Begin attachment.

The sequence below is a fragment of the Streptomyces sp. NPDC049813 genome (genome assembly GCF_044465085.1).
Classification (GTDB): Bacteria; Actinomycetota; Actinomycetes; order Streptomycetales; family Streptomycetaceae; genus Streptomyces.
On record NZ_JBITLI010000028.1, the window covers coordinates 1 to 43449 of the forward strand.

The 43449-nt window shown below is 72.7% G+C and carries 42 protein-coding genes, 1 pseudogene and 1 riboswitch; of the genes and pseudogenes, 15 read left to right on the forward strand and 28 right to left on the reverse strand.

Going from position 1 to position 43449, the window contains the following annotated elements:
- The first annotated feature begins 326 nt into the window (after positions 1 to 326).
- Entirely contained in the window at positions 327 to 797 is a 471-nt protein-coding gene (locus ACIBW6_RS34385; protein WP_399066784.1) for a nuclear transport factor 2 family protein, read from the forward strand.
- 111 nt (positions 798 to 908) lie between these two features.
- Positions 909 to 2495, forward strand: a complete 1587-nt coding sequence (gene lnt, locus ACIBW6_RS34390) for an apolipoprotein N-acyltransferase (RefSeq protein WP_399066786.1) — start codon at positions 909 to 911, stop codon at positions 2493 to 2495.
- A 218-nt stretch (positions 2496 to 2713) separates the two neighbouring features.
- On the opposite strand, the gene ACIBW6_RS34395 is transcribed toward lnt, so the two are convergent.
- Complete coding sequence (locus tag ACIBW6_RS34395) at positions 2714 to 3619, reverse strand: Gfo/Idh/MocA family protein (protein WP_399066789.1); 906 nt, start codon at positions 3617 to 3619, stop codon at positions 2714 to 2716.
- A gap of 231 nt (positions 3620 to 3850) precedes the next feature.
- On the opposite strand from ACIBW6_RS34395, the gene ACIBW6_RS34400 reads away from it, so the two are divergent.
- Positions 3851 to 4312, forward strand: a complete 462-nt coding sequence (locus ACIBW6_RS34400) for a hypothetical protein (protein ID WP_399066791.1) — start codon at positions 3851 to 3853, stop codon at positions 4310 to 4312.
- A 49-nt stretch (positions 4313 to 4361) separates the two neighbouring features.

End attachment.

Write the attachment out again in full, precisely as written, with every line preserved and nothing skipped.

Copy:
The sequence below is a fragment of the Streptomyces sp. NPDC049813 genome (genome assembly GCF_044465085.1).
Classification (GTDB): Bacteria; Actinomycetota; Actinomycetes; order Streptomycetales; family Streptomycetaceae; genus Streptomyces.
On record NZ_JBITLI010000028.1, the window covers coordinates 1 to 43449 of the forward strand.

The 43449-nt window shown below is 72.7% G+C and carries 42 protein-coding genes, 1 pseudogene and 1 riboswitch; of the genes and pseudogenes, 15 read left to right on the forward strand and 28 right to left on the reverse strand.

Going from position 1 to position 43449, the window contains the following annotated elements:
- The first annotated feature begins 326 nt into the window (after positions 1 to 326).
- Entirely contained in the window at positions 327 to 797 is a 471-nt protein-coding gene (locus ACIBW6_RS34385; protein WP_399066784.1) for a nuclear transport factor 2 family protein, read from the forward strand.
- 111 nt (positions 798 to 908) lie between these two features.
- Positions 909 to 2495, forward strand: a complete 1587-nt coding sequence (gene lnt, locus ACIBW6_RS34390) for an apolipoprotein N-acyltransferase (RefSeq protein WP_399066786.1) — start codon at positions 909 to 911, stop codon at positions 2493 to 2495.
- A 218-nt stretch (positions 2496 to 2713) separates the two neighbouring features.
- On the opposite strand, the gene ACIBW6_RS34395 is transcribed toward lnt, so the two are convergent.
- Complete coding sequence (locus tag ACIBW6_RS34395) at positions 2714 to 3619, reverse strand: Gfo/Idh/MocA family protein (protein WP_399066789.1); 906 nt, start codon at positions 3617 to 3619, stop codon at positions 2714 to 2716.
- A gap of 231 nt (positions 3620 to 3850) precedes the next feature.
- On the opposite strand from ACIBW6_RS34395, the gene ACIBW6_RS34400 reads away from it, so the two are divergent.
- Positions 3851 to 4312, forward strand: a complete 462-nt coding sequence (locus ACIBW6_RS34400) for a hypothetical protein (protein ID WP_399066791.1) — start codon at positions 3851 to 3853, stop codon at positions 4310 to 4312.
- A 49-nt stretch (positions 4313 to 4361) separates the two neighbouring features.